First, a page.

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    China's Lunar Rover Found a New Type of Moon Rock

    Written by Becky Ferreira

    The Yutu rover. Image: Chinese Lunar Exploration Program (CLEP)/ China National Space Administration (CNSA)

    China’s Yutu rover just passed its two year anniversary of living on the Moon, and what a ride it has been. The robotic explorer has gone from writing its own death notes to recently becoming the longest-lived rover ever to grace the lunar surface.

    Now, Yutu has padded out its resume further by discovering a new type of basalt rock in its unique home of Mare Imbrium, one of the largest lunar maria, or “seas,” formed by ancient volcanic activity. The research, led by planetary scientist Zongcheng Ling and published today in Nature Communications, provides the first detailed glimpse of the Moon from its surface since the Soviet Luna 24 lander touched down in 1976.

    “Our analysis indicates that this young lunar mare region has unique compositional characteristics, and represents a new type of mare basalt that has not been sampled by previous Apollo and Luna missions and lunar meteorite collections,” Ling’s team wrote in the study.

    Scientists think that Mare Imbrium—which forms the right eye in the pareidolic image of the Man in the Moon—was created by a massive impact in our satellite’s infancy, which was then repeatedly flooded by lava flows over the course of two billion years. As a result of this prolonged series of molten baths, Mare Imbrium is one of the smoothest regions of the Moon, and an ideal site for exploring its volcanism. The crew of Apollo 15 was even able to bring some of the mare’s basalt-rich rock back with them after visiting its eastern edge in 1971.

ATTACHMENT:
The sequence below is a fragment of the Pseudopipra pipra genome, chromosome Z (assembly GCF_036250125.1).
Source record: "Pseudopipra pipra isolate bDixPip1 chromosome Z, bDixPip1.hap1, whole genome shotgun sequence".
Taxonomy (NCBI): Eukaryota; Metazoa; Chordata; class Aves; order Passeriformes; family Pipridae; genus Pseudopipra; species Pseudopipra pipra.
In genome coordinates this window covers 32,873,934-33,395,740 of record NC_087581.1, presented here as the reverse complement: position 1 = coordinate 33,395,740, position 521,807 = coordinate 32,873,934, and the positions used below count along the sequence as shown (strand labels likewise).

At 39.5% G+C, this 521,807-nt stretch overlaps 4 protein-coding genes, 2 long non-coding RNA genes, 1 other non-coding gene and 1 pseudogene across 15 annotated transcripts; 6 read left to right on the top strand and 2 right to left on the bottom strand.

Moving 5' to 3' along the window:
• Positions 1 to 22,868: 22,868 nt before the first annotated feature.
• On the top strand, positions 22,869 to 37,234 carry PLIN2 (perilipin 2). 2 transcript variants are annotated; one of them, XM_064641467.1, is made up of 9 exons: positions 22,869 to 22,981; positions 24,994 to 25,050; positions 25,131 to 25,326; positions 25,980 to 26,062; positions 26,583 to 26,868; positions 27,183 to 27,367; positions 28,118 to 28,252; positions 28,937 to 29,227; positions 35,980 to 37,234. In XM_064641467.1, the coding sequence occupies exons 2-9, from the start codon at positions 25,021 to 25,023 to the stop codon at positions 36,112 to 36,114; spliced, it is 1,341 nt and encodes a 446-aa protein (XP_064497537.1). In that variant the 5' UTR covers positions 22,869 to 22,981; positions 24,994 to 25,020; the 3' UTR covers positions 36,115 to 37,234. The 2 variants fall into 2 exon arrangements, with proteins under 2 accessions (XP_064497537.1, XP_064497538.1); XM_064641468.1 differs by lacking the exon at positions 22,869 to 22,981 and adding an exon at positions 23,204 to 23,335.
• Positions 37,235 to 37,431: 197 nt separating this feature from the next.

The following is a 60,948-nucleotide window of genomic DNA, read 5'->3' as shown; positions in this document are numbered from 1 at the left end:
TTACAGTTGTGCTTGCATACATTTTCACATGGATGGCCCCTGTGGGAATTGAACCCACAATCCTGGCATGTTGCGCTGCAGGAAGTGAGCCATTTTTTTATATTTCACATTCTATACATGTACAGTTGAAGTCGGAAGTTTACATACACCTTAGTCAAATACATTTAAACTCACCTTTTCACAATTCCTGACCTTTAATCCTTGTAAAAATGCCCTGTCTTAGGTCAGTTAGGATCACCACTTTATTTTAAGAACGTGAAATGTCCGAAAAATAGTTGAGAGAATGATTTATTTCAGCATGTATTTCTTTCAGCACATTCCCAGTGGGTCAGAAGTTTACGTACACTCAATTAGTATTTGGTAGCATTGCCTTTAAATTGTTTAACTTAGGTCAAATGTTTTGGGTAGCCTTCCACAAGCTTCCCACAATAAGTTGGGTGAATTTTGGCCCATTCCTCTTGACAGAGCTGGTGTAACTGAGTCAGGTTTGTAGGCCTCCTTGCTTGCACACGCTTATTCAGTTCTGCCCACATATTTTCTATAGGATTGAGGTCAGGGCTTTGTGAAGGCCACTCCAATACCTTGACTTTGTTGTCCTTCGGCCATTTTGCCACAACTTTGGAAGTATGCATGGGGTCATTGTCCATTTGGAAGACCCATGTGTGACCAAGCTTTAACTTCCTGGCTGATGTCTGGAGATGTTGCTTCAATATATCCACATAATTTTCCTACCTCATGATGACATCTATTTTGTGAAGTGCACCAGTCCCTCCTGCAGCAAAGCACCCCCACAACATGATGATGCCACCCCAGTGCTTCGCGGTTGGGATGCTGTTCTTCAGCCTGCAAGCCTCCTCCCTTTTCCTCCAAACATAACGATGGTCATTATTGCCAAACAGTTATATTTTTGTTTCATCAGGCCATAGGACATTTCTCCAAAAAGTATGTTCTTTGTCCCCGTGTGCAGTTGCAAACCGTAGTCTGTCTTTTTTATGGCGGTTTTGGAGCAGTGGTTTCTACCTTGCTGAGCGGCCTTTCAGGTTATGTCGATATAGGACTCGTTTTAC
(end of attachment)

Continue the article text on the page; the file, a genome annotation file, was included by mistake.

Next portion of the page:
But according to Ling and his colleagues, the new basalt rock Yutu found is distinct in composition from anything turned up by any other landing mission. It is especially rich in olivine, a common igneous silicate, as well as iron oxide, calcium oxide, and titanium dioxide.

    Location of the Chang’e 3 lander, which delivered the Yutu rover to the Moon. Image: NASA

    All of these compounds are relatively normal for a geological region with a volcanic past, but Yutu has a unique vantage point that sets it apart from past Mare Imbrium excursions. The rover’s mothership, the Chang’e 3 lander, happened to land in a small crater called Zi Wei, which translates to the Purple Palace—named for ancient Chinese star map designations—formed by an impact within the last 100 million years.

    This collision kicked up a lot of ejecta and material from several periods in the Moon’s history, so Yutu has a wide range of sample ages to study.

    “The CE-3 landing site and in situ analyses of the rocks and soils derived from the fresh crater near the landing site provide key new ground truth for some of the youngest volcanism on the Moon,” Ling’s team noted.

    Given that the rover was rendered immobile by multiple malfunctions back in January 2014, it’s very lucky that it happened to break down in such an interesting spot. The new research is a great start to the little robot’s third year in Mare Imbrium, and hopefully, it won’t be the last we hear from Yutu.